COVID-19 crisis to shutdown half of small businesses

Despite their best efforts, most are struggling to survive. What can HR do?

COVID-19 crisis to shutdown half of small businesses

Leaders from more than half of small and medium-sized businesses (SME) believe their company can only survive for another six months, found a new study.

Findings showed that the drastic cost-cutting measures they’ve taken will not be enough to help them tide through the COVID-19-related recession.

Despite availability of government relief programs, most businesses in the US said they’re having trouble securing the emergency funding needed to keep them afloat.

Businesses are doing what they can to keep the engine running, with HR and leaders forced to take drastic measures like:

  • 50% implemented a hiring freeze
  • 48% cancelled travel and events
  • 34% cut work hours for employees

Additionally, 31% of HR leaders have reassigned employees to different roles, as small businesses reprioritise stretched resources to mission-critical tasks, found GetApp. This means marketing budgets have also been slashed (42%) and vendor contracts de-prioritised (32%).

READ MORE: COVID-19: 5 questions for business leaders

Crisis management
Beyond cutting costs, HR leaders have also been pushed to prioritise crisis communications. Most have worked with management to provide credible and accurate information to employees.

However, the study found that one in five businesses have completely neglected communications around the impact of COVID-19. Also, only a third of businesses have created a resource hub for their employees.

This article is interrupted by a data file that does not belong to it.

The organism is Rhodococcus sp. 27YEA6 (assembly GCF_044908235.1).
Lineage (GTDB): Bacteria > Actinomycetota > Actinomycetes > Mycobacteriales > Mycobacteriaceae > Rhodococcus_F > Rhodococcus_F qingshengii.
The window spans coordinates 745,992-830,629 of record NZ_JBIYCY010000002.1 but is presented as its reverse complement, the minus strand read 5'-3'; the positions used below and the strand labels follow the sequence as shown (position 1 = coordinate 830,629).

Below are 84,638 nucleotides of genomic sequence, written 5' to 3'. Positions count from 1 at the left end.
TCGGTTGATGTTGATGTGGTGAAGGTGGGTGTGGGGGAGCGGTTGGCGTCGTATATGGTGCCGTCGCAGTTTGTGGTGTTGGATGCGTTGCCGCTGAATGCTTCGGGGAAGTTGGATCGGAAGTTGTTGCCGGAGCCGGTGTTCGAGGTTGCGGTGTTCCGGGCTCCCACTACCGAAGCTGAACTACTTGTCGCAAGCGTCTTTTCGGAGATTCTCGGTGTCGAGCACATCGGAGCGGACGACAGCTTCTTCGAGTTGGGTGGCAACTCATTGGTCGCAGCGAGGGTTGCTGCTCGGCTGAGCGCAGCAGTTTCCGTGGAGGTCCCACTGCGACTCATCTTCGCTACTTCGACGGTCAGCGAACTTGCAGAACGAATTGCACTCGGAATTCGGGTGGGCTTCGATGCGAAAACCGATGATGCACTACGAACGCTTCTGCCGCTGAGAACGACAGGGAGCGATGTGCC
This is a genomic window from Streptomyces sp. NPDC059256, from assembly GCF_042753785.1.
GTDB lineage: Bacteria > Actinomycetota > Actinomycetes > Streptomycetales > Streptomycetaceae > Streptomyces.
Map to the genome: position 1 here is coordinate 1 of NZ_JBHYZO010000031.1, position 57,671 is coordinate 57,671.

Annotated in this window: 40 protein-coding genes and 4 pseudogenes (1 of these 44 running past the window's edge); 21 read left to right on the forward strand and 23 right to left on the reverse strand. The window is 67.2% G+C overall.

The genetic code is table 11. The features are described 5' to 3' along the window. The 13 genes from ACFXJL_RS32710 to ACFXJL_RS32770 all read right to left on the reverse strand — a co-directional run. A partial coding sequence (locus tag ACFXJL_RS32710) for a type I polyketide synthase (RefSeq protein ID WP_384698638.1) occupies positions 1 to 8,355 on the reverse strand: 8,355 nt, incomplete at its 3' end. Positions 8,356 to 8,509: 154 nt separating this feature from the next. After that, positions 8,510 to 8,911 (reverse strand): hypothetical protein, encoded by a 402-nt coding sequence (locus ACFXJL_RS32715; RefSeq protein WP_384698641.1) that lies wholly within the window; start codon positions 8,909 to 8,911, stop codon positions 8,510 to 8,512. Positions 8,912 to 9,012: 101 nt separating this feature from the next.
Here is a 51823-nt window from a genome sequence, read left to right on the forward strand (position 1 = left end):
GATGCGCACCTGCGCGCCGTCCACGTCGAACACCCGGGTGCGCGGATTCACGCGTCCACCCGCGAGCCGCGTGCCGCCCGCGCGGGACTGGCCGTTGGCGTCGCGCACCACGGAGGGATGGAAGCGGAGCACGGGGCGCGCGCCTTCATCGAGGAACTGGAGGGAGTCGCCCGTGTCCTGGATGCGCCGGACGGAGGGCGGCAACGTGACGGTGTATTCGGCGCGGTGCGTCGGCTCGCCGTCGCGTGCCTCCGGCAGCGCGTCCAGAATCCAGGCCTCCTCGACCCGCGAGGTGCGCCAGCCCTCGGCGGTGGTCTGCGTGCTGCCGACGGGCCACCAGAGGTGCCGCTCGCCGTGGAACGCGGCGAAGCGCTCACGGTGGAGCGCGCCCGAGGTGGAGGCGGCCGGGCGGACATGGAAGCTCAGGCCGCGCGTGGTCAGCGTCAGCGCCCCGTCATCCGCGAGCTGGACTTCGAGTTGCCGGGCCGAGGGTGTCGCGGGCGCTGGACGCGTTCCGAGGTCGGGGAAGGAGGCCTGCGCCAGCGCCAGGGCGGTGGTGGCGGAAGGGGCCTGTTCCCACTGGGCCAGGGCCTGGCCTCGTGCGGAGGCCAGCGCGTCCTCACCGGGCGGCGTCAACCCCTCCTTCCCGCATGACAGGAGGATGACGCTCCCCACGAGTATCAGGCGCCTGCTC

“Clearly, small businesses are under enormous pressure – but so are employees,” said Zach Capers, senior content analyst at GetApp. “Productivity is difficult to maintain while dealing with the challenges of sheltering in place, particularly when caring for children while doing so.”

READ MORE: How has COVID-19 affected employee well-being?

What’s worse, onsite employees and essential workers without the luxury of working from home are forced to cope with the fear of getting the virus daily while carrying out their duties, he said.

“Adding to stress, economic turbulence stirs anxieties about job security and the loss of healthcare coverage,” he said. “Employees left in the dark about their company’s outlook and mitigation plans will assume the worst.

“Small business leaders must communicate clearly and openly regarding COVID-19 impacts to their business, the steps the company is taking to address them, and the support available to employees.”

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